Blocking of WMF
Jethro R Binks
jethro.binks at strath.ac.uk
Mon Mar 23 23:06:16 GMT 2009
On Tue, 17 Mar 2009, Jethro R Binks wrote:
> but we very often see "image1.wmf", "image2.wmf", etc discovered too.
> Very often, the sending user is completely oblivious to the presence of
> images in the document (zip file), nor what to do to remove them or save
> them as something else, and at least in the case of the "thumbnail.wmf"
> content, this is something that the application itself has generated
> without the user knowing about it.
Neither this, nor the other thread where I mentioned:
> I have often thought that it would useful for MailScanner to have some
> context when applying the filename rules, to give some flexibility. So
> for example it might permit all or certain .wmf if it knows it has found
> them while digging around in an Office 2007 zip doc. Perhaps another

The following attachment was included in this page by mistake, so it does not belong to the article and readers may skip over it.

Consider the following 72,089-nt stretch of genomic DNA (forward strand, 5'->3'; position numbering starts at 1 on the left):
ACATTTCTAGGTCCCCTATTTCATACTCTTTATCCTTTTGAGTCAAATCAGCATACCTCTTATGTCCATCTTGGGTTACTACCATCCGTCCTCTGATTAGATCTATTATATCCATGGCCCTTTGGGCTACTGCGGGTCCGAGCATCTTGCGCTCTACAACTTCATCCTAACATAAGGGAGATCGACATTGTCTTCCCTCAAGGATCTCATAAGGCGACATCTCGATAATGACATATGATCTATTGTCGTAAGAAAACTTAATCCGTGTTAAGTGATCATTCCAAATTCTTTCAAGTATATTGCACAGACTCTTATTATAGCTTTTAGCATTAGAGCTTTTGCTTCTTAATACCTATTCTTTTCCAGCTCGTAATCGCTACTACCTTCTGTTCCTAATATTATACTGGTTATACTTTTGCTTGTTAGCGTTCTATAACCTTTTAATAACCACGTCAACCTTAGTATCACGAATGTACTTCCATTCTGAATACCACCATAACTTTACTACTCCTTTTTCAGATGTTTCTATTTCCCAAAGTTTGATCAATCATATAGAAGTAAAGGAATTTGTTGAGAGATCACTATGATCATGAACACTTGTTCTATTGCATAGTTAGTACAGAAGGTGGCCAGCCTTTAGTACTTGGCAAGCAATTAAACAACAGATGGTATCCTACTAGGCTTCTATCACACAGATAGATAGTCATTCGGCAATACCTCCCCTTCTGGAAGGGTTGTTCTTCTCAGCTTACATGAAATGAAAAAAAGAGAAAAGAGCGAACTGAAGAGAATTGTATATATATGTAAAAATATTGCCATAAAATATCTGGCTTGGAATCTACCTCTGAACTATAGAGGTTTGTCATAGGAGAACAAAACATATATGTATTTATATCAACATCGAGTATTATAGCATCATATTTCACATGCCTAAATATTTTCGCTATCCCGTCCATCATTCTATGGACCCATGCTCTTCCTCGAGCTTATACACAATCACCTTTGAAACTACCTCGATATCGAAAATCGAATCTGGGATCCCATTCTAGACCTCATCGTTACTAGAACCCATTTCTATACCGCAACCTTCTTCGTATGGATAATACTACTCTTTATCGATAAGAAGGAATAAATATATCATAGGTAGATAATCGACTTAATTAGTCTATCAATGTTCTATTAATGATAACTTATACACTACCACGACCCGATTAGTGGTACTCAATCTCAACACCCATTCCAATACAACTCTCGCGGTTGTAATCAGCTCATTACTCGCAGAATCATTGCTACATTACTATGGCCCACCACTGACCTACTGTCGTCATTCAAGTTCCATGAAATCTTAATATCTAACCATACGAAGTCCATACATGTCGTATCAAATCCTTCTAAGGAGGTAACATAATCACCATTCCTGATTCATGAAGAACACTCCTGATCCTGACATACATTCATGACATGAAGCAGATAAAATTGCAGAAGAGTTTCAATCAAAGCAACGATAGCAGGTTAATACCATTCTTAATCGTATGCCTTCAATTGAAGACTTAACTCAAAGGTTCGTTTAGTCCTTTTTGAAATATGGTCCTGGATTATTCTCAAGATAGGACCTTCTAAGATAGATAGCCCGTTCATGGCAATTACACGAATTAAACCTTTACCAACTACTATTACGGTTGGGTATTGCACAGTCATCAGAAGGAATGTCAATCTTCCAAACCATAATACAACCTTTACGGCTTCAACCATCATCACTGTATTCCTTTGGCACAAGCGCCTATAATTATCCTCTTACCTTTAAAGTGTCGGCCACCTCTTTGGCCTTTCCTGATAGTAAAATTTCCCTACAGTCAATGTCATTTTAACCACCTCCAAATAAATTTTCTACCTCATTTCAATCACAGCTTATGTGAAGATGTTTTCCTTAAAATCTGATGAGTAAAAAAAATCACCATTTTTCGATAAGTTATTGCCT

> field in filename.rules.conf that is a list of context matches
> ('zip,msofficezip'), with a default of "all contexts".
solicited much response.
I would like to add something else to the mix: when an objectional file in
an archive is found, that as well as listing the objectional file and the
reason, that the name of the archive is also available.
I currently have a case in hand where someone has sent several Word and
Powerpoint documents in one message, and received a rejection from us
> Report: Possible format attack in Windows (image3.wmf)
> Report: Possible format attack in Windows (image4.wmf)
> Report: Possible format attack in Windows (image5.wmf)
> Report: Possible format attack in Windows (image9.wmf)
> Report: Possible format attack in Windows (image2.wmf)
> Report: Possible format attack in Windows (image1.wmf)
but there appears to be no way to know which of the several attachments
caused the problem, other than to have him send them all individually.
And if someone can point me at a resource that explains the prevelance of
"image1.wmf", "image2.wmf", etc, in MS Office documents, I'd be grateful.
(This particular sender insists that his Word documents contained
absolutely no images, although there's a Powerpoint document in the mix
. . . . . . . . . . . . . . . . . . . . . . . . .
Jethro R Binks
Computing Officer, IT Services, University Of Strathclyde, Glasgow, UK
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